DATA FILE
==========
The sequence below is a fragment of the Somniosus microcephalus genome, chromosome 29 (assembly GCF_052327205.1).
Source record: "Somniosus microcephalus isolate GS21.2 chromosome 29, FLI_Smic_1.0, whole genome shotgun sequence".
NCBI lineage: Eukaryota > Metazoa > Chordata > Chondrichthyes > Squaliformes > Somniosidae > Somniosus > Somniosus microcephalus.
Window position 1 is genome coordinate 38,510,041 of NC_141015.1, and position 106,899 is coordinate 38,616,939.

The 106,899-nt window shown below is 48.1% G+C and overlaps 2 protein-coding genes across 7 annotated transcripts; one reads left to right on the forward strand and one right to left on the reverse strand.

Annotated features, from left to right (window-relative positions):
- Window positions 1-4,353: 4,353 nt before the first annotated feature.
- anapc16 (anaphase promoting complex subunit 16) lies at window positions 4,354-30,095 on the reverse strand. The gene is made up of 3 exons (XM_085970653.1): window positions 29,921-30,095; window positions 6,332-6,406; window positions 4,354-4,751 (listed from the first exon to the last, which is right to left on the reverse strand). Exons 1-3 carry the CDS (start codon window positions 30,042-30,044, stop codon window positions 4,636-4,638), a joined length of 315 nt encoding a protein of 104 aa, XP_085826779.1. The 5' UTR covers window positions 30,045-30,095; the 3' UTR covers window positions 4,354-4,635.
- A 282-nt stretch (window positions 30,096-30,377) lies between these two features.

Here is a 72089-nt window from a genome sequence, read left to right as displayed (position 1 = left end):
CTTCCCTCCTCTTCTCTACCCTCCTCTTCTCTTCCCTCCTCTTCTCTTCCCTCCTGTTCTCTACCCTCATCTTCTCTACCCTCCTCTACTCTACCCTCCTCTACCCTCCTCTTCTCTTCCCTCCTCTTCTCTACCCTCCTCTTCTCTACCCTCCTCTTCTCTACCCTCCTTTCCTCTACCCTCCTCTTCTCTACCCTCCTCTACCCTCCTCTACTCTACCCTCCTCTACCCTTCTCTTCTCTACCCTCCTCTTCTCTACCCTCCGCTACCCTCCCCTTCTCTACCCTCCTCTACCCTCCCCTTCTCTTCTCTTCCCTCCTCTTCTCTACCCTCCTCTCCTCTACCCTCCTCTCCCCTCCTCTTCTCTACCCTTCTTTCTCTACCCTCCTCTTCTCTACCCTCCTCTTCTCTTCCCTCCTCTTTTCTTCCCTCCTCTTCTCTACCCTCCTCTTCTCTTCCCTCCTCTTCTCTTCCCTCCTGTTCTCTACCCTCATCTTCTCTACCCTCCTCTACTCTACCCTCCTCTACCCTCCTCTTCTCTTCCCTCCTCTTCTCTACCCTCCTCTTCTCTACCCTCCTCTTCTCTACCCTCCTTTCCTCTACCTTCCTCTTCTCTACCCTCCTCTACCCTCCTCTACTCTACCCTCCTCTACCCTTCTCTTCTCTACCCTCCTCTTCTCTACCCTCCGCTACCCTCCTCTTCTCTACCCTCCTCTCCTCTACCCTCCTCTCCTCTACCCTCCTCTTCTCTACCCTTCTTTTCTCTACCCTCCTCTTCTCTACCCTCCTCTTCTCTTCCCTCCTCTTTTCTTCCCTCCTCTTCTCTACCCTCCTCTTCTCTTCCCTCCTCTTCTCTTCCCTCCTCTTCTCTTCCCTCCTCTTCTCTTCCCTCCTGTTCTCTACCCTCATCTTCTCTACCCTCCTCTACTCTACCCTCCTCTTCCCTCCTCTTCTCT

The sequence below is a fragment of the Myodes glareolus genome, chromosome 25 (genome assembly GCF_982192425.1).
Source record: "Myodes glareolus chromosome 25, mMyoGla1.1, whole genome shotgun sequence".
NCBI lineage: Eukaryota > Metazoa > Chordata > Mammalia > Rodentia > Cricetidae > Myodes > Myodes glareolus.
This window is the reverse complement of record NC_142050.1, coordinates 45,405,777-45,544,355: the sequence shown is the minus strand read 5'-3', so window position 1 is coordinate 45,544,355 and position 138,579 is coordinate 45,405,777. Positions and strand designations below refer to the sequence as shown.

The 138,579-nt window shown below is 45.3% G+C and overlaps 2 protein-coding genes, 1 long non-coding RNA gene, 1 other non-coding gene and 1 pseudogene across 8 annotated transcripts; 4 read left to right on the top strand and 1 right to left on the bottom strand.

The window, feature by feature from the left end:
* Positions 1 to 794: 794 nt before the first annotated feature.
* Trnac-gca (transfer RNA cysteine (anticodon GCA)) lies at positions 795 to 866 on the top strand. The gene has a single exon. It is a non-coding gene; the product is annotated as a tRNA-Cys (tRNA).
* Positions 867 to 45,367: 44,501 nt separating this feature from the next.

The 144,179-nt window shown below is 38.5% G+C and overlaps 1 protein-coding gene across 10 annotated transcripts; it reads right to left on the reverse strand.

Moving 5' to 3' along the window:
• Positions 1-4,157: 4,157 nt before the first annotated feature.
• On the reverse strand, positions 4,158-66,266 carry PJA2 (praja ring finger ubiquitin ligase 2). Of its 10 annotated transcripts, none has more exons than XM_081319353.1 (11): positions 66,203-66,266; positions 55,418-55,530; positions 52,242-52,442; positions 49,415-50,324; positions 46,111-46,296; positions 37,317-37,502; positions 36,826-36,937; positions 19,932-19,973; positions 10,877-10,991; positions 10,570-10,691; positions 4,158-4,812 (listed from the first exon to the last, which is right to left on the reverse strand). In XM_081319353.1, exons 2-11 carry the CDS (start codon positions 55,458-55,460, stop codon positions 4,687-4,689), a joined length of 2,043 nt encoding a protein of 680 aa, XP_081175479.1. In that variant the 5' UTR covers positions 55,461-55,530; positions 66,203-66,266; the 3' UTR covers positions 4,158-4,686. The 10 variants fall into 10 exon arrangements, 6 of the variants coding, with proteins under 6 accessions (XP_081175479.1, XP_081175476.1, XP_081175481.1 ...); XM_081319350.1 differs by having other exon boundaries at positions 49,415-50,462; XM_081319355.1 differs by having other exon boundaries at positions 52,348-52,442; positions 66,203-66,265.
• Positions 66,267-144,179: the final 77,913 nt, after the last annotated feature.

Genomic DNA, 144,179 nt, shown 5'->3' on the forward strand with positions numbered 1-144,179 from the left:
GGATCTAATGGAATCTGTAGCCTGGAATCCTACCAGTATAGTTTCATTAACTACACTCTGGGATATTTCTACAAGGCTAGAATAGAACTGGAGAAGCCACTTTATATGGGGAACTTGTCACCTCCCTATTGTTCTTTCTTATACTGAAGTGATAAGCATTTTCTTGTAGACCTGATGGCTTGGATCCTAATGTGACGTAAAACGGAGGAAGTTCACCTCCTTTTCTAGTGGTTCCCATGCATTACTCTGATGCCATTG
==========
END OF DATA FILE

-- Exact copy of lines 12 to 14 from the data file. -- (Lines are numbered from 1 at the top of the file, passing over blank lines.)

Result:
The sequence below is a fragment of the Myodes glareolus genome, chromosome 25 (genome assembly GCF_982192425.1).
Source record: "Myodes glareolus chromosome 25, mMyoGla1.1, whole genome shotgun sequence".
NCBI lineage: Eukaryota > Metazoa > Chordata > Mammalia > Rodentia > Cricetidae > Myodes > Myodes glareolus.